By Frances Morton
Skyte the Clown has thrown himself into Tauranga Harbour aboard toilets, couches and homemade warplanes and now he is throwing down the gauntlet to anyone who can challenge his Birdman crown on Sunday.
The reigning champion and seven-year veteran of the annual competition has taken out top prize three times in its 10-year history.
This year Tauranga's professional clown, who also goes by the name Stu Thompson, will be spending Saturday night preparing a new and improved flying machine dubbed the Throw a Party Paddy Wagon. Coincidentally, this is his wife's birthday.
"It's a bit of an addiction for me," he admitted to the Bay of Plenty Times this week.
When entrants in the More FM Birdman leap off Salisbury Wharf at Pilot Bay in awe-inspiring home-invented flying machines at midday on Sunday, there is more than just fame and glory on offer.
They will be vying for thousands of dollars in prize money, a simulator flight package from Flight Experience and a real flight training package for three people from Bay Flight International.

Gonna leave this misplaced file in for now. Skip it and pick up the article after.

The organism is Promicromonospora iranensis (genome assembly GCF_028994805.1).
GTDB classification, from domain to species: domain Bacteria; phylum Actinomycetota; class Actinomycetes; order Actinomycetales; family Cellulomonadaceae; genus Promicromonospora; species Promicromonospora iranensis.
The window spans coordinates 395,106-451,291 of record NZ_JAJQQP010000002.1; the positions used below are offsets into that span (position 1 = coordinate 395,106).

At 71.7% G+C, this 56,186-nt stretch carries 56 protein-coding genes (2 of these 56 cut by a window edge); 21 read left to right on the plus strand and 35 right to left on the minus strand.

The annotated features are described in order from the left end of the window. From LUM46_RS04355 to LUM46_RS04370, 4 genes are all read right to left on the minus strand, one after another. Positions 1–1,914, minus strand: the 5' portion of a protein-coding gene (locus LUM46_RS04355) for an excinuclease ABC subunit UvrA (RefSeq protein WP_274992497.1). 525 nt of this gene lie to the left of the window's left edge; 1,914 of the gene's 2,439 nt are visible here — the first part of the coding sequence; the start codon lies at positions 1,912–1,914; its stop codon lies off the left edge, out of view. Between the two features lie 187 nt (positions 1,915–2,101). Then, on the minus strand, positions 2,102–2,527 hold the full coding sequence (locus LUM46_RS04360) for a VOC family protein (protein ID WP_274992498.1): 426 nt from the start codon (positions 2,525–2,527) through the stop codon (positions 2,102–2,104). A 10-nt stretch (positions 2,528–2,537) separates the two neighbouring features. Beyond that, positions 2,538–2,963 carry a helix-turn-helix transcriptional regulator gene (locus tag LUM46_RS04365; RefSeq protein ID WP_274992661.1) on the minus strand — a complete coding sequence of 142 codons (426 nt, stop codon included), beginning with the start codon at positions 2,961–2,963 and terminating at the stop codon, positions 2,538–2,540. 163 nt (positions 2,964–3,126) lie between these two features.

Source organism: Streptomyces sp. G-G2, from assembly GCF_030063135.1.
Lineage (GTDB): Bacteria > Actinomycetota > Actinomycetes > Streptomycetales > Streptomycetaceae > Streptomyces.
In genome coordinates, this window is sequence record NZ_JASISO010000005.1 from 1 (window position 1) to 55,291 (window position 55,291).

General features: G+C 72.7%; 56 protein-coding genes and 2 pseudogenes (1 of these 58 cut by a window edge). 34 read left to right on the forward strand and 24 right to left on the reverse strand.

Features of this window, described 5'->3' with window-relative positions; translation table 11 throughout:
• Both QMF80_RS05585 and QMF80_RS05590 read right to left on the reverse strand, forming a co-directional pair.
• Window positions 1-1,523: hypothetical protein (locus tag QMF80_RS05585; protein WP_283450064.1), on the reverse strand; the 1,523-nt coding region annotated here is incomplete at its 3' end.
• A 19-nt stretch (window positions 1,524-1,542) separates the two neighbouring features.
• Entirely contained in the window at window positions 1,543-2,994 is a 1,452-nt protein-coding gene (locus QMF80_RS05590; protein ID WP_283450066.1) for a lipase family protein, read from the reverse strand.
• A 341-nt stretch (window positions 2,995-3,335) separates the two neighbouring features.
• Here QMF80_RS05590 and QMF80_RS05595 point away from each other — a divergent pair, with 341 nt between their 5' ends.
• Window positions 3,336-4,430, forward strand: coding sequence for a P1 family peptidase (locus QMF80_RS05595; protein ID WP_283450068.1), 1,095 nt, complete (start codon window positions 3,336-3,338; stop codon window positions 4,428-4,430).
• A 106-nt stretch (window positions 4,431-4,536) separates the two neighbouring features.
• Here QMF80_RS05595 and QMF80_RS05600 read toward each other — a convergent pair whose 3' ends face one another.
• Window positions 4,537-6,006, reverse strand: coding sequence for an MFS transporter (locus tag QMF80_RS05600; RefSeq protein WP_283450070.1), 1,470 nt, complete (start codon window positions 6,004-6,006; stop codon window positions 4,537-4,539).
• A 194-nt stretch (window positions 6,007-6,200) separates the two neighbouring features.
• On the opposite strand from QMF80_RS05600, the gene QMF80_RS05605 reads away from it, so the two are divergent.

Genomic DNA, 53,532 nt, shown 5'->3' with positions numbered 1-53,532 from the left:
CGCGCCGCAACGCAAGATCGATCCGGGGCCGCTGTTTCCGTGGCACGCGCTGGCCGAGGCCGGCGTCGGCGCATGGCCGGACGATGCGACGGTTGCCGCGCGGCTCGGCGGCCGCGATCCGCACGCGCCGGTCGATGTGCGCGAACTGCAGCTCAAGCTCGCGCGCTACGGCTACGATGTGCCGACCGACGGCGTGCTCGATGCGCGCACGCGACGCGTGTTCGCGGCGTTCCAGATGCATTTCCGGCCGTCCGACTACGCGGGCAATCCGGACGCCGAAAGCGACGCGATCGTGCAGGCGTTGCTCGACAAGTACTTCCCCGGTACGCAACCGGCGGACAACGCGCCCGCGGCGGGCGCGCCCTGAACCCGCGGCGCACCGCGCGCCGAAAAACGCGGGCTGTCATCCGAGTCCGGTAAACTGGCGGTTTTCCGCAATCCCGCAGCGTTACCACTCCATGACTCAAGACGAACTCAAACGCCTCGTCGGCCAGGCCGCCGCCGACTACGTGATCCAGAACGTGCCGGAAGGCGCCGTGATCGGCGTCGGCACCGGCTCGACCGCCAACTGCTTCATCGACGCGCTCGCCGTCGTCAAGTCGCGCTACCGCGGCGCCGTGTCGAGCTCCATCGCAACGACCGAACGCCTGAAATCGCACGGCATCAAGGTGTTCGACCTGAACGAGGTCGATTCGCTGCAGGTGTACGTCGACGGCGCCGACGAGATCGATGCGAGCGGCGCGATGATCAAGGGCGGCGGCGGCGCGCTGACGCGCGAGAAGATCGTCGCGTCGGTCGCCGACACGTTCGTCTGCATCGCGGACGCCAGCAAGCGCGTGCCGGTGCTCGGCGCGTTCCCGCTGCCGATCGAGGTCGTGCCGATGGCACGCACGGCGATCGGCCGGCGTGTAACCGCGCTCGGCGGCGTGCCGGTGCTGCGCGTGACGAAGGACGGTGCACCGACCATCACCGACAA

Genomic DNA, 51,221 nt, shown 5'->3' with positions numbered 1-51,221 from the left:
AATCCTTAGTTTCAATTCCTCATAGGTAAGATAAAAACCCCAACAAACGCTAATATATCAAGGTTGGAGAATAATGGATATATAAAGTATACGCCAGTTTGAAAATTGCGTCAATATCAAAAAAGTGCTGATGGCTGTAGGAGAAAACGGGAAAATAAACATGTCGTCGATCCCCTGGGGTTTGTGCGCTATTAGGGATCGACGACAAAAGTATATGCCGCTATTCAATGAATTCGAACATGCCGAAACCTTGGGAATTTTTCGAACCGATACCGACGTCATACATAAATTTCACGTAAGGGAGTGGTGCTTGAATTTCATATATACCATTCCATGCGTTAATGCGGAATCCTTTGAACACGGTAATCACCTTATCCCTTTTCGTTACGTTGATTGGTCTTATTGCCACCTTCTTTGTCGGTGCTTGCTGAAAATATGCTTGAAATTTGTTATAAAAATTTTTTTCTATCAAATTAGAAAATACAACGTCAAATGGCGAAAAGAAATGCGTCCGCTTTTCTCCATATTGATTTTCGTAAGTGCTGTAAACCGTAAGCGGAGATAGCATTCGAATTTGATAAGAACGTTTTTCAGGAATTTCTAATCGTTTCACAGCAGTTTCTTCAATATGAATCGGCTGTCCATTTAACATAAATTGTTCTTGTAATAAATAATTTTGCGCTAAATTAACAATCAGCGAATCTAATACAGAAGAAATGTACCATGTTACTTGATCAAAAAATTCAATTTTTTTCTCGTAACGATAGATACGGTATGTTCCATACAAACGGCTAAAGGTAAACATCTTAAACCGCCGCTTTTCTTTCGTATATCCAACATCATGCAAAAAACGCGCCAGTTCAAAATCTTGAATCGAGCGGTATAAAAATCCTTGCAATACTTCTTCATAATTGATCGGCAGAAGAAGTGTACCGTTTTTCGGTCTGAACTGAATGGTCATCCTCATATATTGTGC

The competition is divided into three categories - most creative winged craft, most creative non-winged craft and longest flight.
Mr Thompson always aims for the category with the biggest prize - the most creative winged craft.
"For me it's always been about being creative because as a clown you have to do something wacky that appeals to someone's sense of humour," he said.
The event is free to watch and free to enter.
Kristin Richards, operations manager at Radioworks, said it was a great chance to "jump off the wharf and do something zany".
More FM have improved the sound system at the beach this year to keep the thousands of spectators expected updated as the competition progresses.
"Every year we improve on the year before and every year we are amazed at the calibre of the entries," said Mrs Richards.
The flight record to beat is a modest 11m.
"We haven't ever had anything take off and not come back," laughed Mrs Richards.
"Hopefully the wind will be good for us because we don't want people flying back and hitting the wharf," she added.
According to Mr Thompson, the perfect conditions for the Birdman are "low to no wind and high tide - otherwise it is a very big drop to the water."
"The odd pig flying around is quite helpful as well and we've got to make sure there are a few idiots," he chuckled.